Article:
I have mentioned in the past that I was once a school principal. At the time I took over that post, I was just twenty-four years old. I have often thought that I learned more each year than anyone in the school. Looking back now, I see that I was way over my head if you know what I mean. There were teachers on my staff who were old enough to be my mother, and two of them were even old enough to be my grandmother! It was a great learning experience for me. Working with teachers, students, parents, lunchroom attendants, maintenance personnel, and daycare workers taught me much about leadership.
I quickly realized that if I wanted my staff to be flexible and willing to help in various situations, I would have to take the lead. I could not arbitrarily issue orders to everyone. That just would not work. Simply put, I had to earn the respect of everyone on my staff since I was the youngest one on the team.
A mentor of mine told me that the best way I could lead in my school was to be involved in every aspect of the daily program. In other words, if a teacher was absent, then I should be willing to step in and substitute teach the class. If a lunchroom attendant could not come, I needed to roll up my sleeves and go help in the lunchroom. And, speaking of rolling up my sleeves, if a toilet ever stopped up, I might have to be the first one to put my hands in it to fix it. That did not really appeal to me very much!
I received another piece of advice along those same lines. I was told that if I picked up whatever trash I might find in the hallways, it would not be long before others would follow my lead and see my attitude toward little things that needed to be done. A leader leads by example. A leader is one who influences others by his or her words and actions. I soon realized that I could never ask anyone on my staff to do something unless I was willing to do it myself.
In a school environment, you are sometimes left short-handed; often, it is in an area where immediate help is needed. I cannot tell you how many times something happened in the middle of the day, and because there was no one else to rely upon, I had to jump in and do whatever was necessary to handle the situation. As I mentioned earlier, it was a great learning experience, but even more than that, it began to teach me what real leadership was all about.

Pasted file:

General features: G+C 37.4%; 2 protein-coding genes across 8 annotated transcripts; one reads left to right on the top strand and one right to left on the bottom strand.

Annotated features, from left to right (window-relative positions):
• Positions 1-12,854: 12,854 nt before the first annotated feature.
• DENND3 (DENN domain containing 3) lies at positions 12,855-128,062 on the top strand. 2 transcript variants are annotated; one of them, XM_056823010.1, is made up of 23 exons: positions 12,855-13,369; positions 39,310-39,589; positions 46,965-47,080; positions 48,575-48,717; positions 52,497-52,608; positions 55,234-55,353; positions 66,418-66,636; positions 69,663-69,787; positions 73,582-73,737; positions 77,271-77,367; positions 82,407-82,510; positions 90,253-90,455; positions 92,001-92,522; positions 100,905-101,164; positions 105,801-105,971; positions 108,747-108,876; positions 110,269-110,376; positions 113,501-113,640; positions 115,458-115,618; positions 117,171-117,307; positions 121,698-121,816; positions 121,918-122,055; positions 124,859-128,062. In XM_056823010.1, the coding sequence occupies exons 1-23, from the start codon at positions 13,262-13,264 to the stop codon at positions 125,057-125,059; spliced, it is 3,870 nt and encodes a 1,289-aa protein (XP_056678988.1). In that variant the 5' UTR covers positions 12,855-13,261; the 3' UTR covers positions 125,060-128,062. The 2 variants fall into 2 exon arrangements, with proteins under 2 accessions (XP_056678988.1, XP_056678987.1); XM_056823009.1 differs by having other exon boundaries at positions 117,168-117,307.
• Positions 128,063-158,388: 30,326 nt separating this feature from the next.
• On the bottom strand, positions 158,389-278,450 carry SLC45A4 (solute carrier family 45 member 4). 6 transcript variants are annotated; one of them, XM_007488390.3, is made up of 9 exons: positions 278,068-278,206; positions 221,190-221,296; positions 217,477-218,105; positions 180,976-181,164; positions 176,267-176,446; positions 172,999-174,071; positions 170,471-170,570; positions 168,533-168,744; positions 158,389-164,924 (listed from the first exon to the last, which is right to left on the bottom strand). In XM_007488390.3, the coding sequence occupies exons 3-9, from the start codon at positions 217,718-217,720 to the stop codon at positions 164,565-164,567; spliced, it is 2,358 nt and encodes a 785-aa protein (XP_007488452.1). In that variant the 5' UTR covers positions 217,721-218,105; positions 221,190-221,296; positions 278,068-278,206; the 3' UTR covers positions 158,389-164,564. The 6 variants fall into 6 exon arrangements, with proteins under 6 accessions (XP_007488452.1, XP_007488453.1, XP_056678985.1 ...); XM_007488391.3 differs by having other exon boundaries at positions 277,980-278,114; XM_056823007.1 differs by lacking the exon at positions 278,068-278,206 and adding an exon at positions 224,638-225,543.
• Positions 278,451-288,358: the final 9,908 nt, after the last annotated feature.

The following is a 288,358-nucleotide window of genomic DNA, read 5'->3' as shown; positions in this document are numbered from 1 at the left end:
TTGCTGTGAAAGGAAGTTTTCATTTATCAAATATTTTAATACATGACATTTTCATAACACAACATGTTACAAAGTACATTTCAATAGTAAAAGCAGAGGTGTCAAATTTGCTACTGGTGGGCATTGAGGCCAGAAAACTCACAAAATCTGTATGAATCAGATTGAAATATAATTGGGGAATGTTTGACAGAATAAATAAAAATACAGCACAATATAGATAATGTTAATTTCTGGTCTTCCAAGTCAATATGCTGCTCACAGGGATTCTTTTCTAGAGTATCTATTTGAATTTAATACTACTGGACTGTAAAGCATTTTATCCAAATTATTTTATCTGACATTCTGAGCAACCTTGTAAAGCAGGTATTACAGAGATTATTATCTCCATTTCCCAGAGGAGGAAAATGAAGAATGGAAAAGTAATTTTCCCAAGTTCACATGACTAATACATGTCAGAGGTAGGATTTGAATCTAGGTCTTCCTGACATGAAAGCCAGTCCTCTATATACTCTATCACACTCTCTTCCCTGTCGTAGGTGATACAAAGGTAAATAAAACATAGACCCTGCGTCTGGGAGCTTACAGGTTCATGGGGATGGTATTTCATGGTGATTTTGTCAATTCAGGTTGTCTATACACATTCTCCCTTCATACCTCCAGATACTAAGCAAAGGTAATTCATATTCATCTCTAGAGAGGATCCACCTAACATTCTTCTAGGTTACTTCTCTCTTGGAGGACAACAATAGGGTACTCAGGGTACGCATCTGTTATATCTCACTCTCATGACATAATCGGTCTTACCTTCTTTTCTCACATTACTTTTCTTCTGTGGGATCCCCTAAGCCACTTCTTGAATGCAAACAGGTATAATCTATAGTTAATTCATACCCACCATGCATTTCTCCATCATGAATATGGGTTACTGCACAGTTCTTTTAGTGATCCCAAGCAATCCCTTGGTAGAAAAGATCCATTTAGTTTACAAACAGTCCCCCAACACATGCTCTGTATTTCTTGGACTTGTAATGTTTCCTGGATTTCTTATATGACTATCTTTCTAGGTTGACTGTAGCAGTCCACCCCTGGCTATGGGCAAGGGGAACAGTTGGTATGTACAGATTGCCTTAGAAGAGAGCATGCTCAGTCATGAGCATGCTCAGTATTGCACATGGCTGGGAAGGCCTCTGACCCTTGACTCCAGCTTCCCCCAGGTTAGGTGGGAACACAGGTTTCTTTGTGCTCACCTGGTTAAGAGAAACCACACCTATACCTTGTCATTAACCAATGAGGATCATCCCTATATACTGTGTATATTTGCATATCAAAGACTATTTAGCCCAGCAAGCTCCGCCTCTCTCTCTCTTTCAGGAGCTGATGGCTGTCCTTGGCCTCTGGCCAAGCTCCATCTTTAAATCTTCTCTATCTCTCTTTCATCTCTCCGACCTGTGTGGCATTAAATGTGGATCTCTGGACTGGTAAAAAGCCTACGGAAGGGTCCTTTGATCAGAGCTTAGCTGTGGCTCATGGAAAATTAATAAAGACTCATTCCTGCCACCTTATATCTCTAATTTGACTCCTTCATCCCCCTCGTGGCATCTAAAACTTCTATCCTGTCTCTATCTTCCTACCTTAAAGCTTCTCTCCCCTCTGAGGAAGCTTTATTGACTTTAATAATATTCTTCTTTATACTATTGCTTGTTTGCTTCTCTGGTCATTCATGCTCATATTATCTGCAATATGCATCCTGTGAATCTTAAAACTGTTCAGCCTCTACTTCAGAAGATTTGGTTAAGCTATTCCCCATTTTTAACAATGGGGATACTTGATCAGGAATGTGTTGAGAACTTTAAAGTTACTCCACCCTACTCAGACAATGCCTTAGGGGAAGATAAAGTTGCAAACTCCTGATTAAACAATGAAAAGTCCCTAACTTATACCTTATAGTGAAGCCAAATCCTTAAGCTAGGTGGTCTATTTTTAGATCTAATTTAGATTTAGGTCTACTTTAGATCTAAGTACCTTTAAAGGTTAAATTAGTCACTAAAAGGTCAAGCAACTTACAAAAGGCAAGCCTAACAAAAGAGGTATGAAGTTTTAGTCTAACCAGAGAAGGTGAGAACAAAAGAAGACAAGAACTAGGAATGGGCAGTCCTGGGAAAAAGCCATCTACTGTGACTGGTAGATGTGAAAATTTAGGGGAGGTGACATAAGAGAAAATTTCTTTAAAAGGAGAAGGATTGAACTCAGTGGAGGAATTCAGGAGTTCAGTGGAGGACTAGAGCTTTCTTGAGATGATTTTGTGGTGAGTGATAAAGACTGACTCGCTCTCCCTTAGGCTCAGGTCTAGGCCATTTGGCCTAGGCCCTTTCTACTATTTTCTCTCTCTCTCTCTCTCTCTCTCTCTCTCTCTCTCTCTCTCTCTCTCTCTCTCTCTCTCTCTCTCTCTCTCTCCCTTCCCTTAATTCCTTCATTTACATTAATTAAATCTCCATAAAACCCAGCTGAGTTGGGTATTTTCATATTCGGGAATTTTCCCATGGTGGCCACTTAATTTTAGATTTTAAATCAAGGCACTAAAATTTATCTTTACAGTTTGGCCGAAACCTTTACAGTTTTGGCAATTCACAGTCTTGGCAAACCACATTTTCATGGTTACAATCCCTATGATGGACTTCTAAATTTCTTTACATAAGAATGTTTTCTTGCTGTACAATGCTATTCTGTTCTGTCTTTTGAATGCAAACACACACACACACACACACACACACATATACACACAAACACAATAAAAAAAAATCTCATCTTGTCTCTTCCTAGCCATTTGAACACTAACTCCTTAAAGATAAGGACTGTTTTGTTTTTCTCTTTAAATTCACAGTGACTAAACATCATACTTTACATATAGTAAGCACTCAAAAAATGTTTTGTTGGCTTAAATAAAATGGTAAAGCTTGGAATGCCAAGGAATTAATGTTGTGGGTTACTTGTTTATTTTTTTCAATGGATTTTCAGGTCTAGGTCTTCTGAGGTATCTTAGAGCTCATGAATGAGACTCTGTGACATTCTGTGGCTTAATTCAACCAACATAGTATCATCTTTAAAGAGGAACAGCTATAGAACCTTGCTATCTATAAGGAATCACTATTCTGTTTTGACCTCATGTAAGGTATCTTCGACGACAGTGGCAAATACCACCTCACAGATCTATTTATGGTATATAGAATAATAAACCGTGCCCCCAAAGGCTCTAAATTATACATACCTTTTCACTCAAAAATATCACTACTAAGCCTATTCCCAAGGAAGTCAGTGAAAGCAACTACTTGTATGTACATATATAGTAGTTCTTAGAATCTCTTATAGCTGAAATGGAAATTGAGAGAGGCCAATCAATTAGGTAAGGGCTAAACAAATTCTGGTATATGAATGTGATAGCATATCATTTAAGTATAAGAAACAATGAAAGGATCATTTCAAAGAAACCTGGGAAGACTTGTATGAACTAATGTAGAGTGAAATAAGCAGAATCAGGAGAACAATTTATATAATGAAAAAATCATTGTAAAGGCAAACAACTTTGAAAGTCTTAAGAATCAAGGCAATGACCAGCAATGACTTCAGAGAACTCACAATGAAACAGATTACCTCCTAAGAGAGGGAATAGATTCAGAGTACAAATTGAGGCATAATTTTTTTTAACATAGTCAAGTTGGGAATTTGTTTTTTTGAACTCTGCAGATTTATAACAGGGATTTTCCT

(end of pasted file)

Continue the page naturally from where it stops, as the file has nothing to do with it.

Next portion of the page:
In time, I was able to ask my staff to fill in whenever there was an emergency. If I found myself substitute teaching in a classroom one day and there was a shortage of workers in the lunchroom, I would simply ask a teacher who had that period off if he or she would help. I was amazed and delighted to see the response I always would receive. I honestly cannot remember a time when one of my co-workers gave me a difficult time when I asked them to do something.
I now look back, many years later, and see that it was because of one concept that I had established on my team. I was willing to do any job that came my way to help make our school run smoothly, efficiently, and effectively. And, as I mentioned at the beginning of this Tip, I was the one who learned the most. To this day, I can still jump into nearly any situation and help. It is not because I think I am smarter than the next person. It is just because I learned at a very young age that if I was willing to roll up my sleeves to help, others would show me what needed to be done until I caught on and was able to do the job myself. It has been a life-long lesson that I will never forget and is still helping me to this day.
I do not know what your circumstances are today in your personal life, family life, or business, but I guarantee you that the solution to improving things is very simple – just be willing to help! When someone sees that you are willing to do the job that you later ask them to do, they will be much more prone to cooperate with a cheerful spirit and a dedicated heart.
The next time you wonder why people around you are not doing what you have asked them to do, maybe it is because they have never seen YOU do it. If you are willing to have a positive attitude and take a leadership role, it will not be long before you see people around you following your lead!
Tip: The best leadership principle ever discovered is still Monkey See, Monkey Do!
Have a great week! God bless you!
Dr. Robert A. Rohm